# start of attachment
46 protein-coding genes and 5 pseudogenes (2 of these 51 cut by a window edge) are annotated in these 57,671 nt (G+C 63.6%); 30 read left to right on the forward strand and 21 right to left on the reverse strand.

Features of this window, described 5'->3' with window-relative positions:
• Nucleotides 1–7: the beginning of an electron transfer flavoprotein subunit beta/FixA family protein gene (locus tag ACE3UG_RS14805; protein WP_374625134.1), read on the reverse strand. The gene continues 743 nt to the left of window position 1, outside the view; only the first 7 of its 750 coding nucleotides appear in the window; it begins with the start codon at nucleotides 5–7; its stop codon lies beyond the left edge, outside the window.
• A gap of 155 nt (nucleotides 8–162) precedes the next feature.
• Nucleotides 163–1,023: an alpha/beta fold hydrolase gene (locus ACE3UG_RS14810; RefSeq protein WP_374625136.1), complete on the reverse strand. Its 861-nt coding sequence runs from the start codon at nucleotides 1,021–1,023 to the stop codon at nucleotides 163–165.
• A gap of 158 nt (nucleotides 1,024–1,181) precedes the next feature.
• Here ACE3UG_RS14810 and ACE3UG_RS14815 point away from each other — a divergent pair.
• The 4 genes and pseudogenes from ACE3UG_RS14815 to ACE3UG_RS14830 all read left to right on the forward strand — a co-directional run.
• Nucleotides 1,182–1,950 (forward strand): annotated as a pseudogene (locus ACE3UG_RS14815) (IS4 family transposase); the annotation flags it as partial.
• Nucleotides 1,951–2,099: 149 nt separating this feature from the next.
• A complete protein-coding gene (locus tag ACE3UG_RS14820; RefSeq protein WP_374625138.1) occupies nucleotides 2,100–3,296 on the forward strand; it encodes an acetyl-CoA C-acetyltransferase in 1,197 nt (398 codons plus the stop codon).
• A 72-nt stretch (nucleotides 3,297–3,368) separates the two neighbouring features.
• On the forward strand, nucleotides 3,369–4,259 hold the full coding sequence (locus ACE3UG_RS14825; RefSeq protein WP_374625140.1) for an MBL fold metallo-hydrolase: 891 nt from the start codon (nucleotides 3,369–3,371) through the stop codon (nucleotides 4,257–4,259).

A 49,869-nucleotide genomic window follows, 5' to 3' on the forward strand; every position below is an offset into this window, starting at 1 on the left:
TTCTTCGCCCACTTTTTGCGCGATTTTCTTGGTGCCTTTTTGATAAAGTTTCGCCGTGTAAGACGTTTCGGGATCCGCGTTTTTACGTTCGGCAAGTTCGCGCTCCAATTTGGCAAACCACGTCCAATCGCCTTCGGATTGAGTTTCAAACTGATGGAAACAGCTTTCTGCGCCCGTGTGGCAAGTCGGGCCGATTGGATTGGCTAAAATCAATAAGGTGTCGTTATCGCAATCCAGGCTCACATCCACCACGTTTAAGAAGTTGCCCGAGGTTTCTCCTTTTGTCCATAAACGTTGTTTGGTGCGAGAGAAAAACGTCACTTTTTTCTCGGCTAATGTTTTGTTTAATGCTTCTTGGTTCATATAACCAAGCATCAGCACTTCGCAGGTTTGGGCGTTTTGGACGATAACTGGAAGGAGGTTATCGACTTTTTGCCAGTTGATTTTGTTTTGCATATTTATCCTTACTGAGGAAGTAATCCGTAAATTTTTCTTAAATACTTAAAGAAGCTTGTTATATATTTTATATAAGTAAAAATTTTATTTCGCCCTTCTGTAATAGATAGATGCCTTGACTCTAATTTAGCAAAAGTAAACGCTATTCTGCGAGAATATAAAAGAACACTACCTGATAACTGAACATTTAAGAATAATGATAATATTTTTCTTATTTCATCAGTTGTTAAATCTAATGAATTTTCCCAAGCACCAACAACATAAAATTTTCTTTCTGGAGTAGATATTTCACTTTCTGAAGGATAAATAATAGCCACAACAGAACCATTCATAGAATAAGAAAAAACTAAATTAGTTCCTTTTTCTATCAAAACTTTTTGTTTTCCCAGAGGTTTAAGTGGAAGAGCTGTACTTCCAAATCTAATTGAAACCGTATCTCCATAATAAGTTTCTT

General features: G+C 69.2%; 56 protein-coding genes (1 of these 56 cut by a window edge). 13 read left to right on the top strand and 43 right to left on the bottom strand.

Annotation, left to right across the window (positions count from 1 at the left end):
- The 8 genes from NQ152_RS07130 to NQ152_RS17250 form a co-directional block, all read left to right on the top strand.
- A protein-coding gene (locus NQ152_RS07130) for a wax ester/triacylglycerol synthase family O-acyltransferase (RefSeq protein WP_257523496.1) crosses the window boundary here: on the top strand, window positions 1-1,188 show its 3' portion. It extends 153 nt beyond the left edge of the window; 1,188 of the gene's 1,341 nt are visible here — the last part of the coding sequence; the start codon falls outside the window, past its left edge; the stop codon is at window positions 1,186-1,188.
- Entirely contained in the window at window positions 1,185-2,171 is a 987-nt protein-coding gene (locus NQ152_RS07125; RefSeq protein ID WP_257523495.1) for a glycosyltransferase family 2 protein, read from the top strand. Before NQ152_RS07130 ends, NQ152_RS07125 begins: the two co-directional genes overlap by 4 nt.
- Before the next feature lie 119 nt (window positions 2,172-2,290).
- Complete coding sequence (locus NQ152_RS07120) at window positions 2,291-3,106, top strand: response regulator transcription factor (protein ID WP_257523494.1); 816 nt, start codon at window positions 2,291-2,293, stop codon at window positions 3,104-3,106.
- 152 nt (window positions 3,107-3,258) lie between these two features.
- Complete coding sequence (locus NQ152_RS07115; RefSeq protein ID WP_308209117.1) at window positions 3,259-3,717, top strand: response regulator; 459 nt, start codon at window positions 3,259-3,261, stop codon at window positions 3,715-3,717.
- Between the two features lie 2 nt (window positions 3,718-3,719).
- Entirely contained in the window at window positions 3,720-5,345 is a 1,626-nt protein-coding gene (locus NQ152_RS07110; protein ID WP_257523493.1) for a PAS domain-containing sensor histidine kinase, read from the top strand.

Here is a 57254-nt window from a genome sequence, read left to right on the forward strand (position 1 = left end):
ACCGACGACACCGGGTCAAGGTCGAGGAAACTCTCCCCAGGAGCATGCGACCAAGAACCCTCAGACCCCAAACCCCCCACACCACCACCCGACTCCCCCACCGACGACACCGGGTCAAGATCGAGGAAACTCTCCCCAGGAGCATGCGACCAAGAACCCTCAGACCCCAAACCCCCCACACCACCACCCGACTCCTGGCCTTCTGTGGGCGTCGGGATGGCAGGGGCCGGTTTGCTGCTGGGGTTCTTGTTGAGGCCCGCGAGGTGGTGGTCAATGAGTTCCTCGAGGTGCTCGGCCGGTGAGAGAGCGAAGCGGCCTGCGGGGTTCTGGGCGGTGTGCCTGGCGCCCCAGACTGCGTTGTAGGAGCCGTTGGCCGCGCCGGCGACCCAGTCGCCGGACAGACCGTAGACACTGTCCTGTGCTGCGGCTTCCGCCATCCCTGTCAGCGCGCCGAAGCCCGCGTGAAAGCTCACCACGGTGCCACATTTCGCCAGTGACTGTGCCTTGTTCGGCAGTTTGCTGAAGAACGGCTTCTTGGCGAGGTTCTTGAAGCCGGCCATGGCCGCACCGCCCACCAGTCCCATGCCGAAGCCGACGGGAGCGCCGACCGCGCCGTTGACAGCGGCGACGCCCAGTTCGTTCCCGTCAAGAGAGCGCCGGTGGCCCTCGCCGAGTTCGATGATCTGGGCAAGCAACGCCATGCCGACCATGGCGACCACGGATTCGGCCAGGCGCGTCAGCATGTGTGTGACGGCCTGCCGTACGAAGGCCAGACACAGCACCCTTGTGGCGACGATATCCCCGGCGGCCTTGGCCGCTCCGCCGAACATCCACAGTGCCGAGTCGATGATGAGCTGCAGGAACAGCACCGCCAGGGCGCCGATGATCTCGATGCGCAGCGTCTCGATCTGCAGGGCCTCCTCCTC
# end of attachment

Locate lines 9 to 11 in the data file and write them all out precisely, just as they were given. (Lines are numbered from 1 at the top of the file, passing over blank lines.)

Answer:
• Nucleotides 1,182–1,950 (forward strand): annotated as a pseudogene (locus ACE3UG_RS14815) (IS4 family transposase); the annotation flags it as partial.
• Nucleotides 1,951–2,099: 149 nt separating this feature from the next.
• A complete protein-coding gene (locus tag ACE3UG_RS14820; RefSeq protein WP_374625138.1) occupies nucleotides 2,100–3,296 on the forward strand; it encodes an acetyl-CoA C-acetyltransferase in 1,197 nt (398 codons plus the stop codon).